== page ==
7 ways SMEs should tackle cashflow in 2021

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Frustrated with your accounts?

Despite the inventiveness of some businesses in the wake of this pandemic, COVID has largely presented a cashflow nightmare for operations of all sizes. For many who were already struggling to balance the books pre-pandemic, the enforced lockdown in March signalled a death knell for many enterprises – affecting mostly those in the retail, travel, leisure and tourism sectors.

Business coach and author Sheryl Miller, offers seven suggestions for how to tackle the cashflow nightmare as businesses head into another difficult year. Even with the rollout of a vaccination programme, 2021 doesn’t look much better than 2020, and resumption to ’normality’ is to an uncertain timeline. It’s a grim outlook. Institutional, well-loved brands have floundered. The number of companies going into liquidation or administration in May 2020 compared to the same period last year rose 322 per cent.ONS figures revealed the number of people claiming unemployment benefits reached almost 2.1m in April. And the Treasury recently reported 8.4m workers have been furloughed whilst other glum predictions point to a very possible reality that we will likely experience the worst recession since 1706.

“The impact on business means that change – be that on operations or on entire business models – is inevitable.”

Navigating the choppy economic waters

How can businesses, particularly SMEs that provide around 60% of all private sector jobs, navigate the choppy economic waters of a new reality shaped by COVID?Undoubtedly, the crisis has spurred a new kind of creativity and risk taking in commerce that might, perhaps, have never have ordinarily come about if the pandemic had never presented itself.Yet, arguably, a pandemic is not the ideal time to road test crazy ideas if the main strategy is to keep cash-flow steady during a period of ongoing uncertainty; just the employment of critical elementary processes that any business can take in order to weather the bad times.These fundamental measures include:

1. Cashflow forecasting

If you’re not already doing so, start a daily, weekly and monthly cash flow forecast so you understand your requirements fully. This can make for sobering read, but by being fully transparent and realistic about your outlook, you can then set aspirational yet achievable financial goals in the short, medium and long terms based on fact – not optimism or hope.

2. Slash your costs

Review every expense line from largest to smallest and reduce, negotiate and eliminate costs wherever possible. Renting office spaces, for example, a huge overhead before coronavirus might well be reconsidered. Indeed, some businesses who have actually seen that remote working has benefitted their bottom line, improved work culture and not detracted from performance – may deem the physical office space as an unnecessary expense if the ‘future of work’ is largely from home.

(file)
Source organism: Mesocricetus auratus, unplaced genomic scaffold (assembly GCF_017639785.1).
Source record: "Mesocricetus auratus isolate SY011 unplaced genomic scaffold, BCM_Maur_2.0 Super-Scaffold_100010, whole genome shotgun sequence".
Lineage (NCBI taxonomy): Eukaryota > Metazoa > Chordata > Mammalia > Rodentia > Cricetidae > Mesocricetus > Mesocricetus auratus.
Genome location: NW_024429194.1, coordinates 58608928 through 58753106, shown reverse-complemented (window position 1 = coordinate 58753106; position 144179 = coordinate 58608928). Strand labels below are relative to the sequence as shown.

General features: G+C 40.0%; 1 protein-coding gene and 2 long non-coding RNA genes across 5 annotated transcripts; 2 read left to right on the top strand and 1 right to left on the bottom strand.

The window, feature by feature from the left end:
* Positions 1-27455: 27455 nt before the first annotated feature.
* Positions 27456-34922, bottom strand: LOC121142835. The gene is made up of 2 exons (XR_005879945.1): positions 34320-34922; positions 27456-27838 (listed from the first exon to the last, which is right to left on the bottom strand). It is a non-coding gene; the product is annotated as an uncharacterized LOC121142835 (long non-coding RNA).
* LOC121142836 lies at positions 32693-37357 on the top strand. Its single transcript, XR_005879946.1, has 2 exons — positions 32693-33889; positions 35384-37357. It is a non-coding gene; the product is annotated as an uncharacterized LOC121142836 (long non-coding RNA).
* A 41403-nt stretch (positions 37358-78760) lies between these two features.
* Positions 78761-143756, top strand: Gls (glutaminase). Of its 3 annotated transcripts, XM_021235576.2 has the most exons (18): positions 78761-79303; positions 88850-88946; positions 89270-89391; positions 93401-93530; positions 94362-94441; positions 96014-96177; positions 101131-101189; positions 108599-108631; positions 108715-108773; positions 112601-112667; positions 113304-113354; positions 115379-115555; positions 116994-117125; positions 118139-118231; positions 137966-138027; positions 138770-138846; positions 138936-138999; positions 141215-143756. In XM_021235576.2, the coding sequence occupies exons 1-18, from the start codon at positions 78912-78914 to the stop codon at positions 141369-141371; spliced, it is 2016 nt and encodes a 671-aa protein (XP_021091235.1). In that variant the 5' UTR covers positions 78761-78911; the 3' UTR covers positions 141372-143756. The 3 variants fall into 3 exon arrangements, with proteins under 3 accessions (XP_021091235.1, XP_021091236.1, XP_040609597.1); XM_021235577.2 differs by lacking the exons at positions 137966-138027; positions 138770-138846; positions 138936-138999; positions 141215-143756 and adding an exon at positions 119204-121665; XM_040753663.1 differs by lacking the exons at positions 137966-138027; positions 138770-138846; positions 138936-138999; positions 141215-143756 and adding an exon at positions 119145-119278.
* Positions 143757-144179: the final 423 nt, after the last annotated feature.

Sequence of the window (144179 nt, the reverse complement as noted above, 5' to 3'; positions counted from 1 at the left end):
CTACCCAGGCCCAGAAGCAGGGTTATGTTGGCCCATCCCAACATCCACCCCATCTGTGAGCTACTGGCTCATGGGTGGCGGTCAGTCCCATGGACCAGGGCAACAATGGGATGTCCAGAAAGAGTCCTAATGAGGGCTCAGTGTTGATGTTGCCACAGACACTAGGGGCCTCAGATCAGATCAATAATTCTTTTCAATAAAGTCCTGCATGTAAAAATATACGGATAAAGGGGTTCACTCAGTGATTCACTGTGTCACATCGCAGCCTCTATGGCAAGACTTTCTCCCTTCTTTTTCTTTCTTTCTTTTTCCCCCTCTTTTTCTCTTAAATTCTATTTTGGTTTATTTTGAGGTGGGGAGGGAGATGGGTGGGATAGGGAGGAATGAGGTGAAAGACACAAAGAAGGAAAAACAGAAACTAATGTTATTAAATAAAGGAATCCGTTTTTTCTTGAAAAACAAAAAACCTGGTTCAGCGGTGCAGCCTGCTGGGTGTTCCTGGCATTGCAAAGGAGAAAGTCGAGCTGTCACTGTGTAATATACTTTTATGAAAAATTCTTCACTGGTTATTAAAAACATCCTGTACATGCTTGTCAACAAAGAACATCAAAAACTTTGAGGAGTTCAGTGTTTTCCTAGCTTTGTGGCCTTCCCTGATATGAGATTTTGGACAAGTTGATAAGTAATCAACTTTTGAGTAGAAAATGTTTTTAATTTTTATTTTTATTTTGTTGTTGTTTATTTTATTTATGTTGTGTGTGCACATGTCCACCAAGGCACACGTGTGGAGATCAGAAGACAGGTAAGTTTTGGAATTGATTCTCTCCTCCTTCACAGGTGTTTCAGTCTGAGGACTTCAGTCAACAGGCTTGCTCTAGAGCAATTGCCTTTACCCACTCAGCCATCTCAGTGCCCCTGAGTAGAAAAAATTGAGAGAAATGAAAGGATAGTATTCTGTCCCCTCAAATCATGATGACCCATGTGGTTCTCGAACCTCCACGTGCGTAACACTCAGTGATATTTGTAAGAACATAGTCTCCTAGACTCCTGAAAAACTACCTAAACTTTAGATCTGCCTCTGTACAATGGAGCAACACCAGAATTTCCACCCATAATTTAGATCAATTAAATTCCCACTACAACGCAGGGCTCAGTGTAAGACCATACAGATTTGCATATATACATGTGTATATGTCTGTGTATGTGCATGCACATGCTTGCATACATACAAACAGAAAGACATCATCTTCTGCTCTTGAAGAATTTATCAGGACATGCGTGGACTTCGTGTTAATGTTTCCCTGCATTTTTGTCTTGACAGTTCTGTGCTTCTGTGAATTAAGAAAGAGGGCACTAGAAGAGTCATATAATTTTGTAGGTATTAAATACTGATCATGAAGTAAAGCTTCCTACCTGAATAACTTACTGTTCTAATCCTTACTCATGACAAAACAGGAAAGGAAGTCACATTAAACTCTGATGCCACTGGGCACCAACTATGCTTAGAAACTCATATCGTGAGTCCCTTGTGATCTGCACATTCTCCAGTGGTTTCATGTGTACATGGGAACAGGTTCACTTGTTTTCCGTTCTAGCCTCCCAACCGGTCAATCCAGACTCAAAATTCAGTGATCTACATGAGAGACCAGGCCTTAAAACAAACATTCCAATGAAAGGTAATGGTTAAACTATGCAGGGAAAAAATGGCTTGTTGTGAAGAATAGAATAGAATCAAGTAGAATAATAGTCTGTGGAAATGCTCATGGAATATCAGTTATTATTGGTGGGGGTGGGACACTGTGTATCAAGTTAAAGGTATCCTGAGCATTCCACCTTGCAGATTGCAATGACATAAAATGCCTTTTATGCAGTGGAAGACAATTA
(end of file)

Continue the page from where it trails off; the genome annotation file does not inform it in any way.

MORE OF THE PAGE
3. Renegotiate with suppliers and lenders

Review all liabilities (payments) and contract suppliers to renegotiate payment terms that are mutually agreeable to both parties. This is essential for ensuring you do not fall into short term cashflow problems and allows for effective financial planning and forecasting.

4. Search far and wide for funding

Extend your search from funding beyond just loans and grants that have been made available to COVID-affected business. Investigate regional or industry-specific business funding too, as well as crowdfunding and angel investment as additional options.

5. Review all debts (money owed to you)

Late payments from clients cause all sorts of headaches for SMEs. Pre-pandemic, this was an issue that saw 78% of businesses being forced to wait over a month beyond agreed payment terms before money owed was settled.Get adept at chasing overdue debts but, at the same time, don’t lose your sense of humanity in the process – due to COVID there are myriad reasons as to why late payments occur.

Liaise with your bank or financier to quickly solve cashflow issues relating to unpaid debt and, if late payments affect your ability to pay suppliers, be as upfront and transparent as possible so that you can renegotiate terms.Going forward, strike good relationships with clients that have a good credit rating for paying on time.

6. Review all assets

Look at stock, equipment and any other assets you think you can sell in order to raise capital in the short term whilst mapping out a plan to recoup those assets in the near future once you’ve become more financially fluid.

7. New cash generating revenue opportunities

Read, research and reflect on the strengths, weaknesses, opportunities and threats of your business and the sector in which you operate – particularly in a post-COVID world. Change is inevitable, inescapable even. Use this as a time to determine a plan where you can tweak and diversify your offering, as well as add value for customers in a climate where people will naturally be cautious of spending.

“Ultimately, during this ongoing period of uncertainty, don’t lose sight of the fact that more money needs to be flowing into the business than flowing out in order to keep the lights on.”

Measure and evaluate cashflow at all times so that you understand your current financial position and can make informed decisions and ‘affordable risks’ – not just to keep the business afloat, but to grow it even within economically hostile environments.

This article was derived from Real Business: https://realbusiness.co.uk/7-ways-smes-should-tackle-cashflow-in-2021/